Maybe you’re feeling nervous about your upcoming race. It’s typical to have pre-race nerves. If you’re not trying to PR or BQ why not take the pressure off and just run for fun?
Here are five tips for keeping it fun . . .
How to Keep it Fun at Your Next Marathon
- Unplug from music during the start, sections with lots of fan support and the finish. Tune into the race atmosphere. If you’re wearing headphones reserve your music or podcasts for times when you really need the extra energy. By experiencing the race (or parts of it) with all of your senses you’ll have a much richer sense of enjoyment.
- Observe– notice signs, people cheering for you, signs to punch for power and hands to slap. Look at houses, landscaping, people in costume and any unusual sights. You’ll notice things from a running perspective that you wouldn’t see otherwise. Plus you’re getting to run on city streets without having to worry about traffic.
- Smile– it actually takes fewer muscles to smile than to frown. Plus, it’s been shown that smiling lowers your blood pressure, heart rate and provides pain relief. You will also be perceived as being more attractive if you smile (even if you’re a sweaty mess) and smiling is contagious. So, the next time you’re running put a smile on your face (and not just when you see the race photographers). (2)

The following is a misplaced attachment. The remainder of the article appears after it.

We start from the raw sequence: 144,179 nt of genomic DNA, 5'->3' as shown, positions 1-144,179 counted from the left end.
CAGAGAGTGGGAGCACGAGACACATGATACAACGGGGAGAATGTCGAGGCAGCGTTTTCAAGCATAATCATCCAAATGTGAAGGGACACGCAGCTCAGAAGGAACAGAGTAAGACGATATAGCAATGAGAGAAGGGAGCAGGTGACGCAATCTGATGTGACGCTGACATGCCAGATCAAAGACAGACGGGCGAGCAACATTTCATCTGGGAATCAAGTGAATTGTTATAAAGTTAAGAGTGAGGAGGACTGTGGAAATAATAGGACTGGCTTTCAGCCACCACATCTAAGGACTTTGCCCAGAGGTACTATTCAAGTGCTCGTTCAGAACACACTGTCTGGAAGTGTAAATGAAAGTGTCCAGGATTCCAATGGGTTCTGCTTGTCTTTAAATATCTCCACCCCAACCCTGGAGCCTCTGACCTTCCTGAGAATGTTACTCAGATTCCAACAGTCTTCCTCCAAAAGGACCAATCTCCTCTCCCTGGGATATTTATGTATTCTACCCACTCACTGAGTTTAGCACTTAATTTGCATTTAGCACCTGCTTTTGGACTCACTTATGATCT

- Unleash your inner extrovert. Running can break down a lot of barriers. Talk to people (or yourself if you want to). Something as simple as “have you run this race before?” can be a conversation starter. Encourage people who pass you or those you see on out and backs either verbally or by giving them a wave. Try something new like food along the course, make faces at the photographers, sing to the music from the bands or DJ’s, put your name on your shirt, or wear a fun outfit.
- Enjoy what your body can do. Sure, every part of a race isn’t going to be fun. There will inevitably be discomfort involved. But be sure to thank your body for its general awesomeness. Keep a positive mantra running through your head. I always feel a deep sense of gratitude for every single marathon and don’t take it for-granted.